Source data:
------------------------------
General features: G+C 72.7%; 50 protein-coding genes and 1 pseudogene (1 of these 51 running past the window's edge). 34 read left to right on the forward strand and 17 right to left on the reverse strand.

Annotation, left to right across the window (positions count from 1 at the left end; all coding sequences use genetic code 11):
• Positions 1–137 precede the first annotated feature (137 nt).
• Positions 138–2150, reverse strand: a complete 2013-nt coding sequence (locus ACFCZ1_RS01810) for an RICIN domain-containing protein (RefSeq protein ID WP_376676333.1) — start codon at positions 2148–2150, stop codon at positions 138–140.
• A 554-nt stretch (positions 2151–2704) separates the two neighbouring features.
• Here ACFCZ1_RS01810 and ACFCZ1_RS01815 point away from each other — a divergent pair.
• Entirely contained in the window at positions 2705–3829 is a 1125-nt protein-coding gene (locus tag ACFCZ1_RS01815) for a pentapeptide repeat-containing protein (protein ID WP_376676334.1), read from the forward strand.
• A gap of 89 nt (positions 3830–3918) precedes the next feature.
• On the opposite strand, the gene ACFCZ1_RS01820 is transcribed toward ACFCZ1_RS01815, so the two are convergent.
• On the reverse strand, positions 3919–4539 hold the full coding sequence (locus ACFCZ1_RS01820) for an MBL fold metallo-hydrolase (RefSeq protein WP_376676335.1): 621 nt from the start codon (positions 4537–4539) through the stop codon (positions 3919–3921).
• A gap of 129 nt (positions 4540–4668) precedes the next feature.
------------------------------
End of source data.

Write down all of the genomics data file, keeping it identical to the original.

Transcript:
General features: G+C 72.7%; 50 protein-coding genes and 1 pseudogene (1 of these 51 running past the window's edge). 34 read left to right on the forward strand and 17 right to left on the reverse strand.

Annotation, left to right across the window (positions count from 1 at the left end; all coding sequences use genetic code 11):
• Positions 1–137 precede the first annotated feature (137 nt).
• Positions 138–2150, reverse strand: a complete 2013-nt coding sequence (locus ACFCZ1_RS01810) for an RICIN domain-containing protein (RefSeq protein ID WP_376676333.1) — start codon at positions 2148–2150, stop codon at positions 138–140.
• A 554-nt stretch (positions 2151–2704) separates the two neighbouring features.
• Here ACFCZ1_RS01810 and ACFCZ1_RS01815 point away from each other — a divergent pair.
• Entirely contained in the window at positions 2705–3829 is a 1125-nt protein-coding gene (locus tag ACFCZ1_RS01815) for a pentapeptide repeat-containing protein (protein ID WP_376676334.1), read from the forward strand.
• A gap of 89 nt (positions 3830–3918) precedes the next feature.
• On the opposite strand, the gene ACFCZ1_RS01820 is transcribed toward ACFCZ1_RS01815, so the two are convergent.
• On the reverse strand, positions 3919–4539 hold the full coding sequence (locus ACFCZ1_RS01820) for an MBL fold metallo-hydrolase (RefSeq protein WP_376676335.1): 621 nt from the start codon (positions 4537–4539) through the stop codon (positions 3919–3921).
• A gap of 129 nt (positions 4540–4668) precedes the next feature.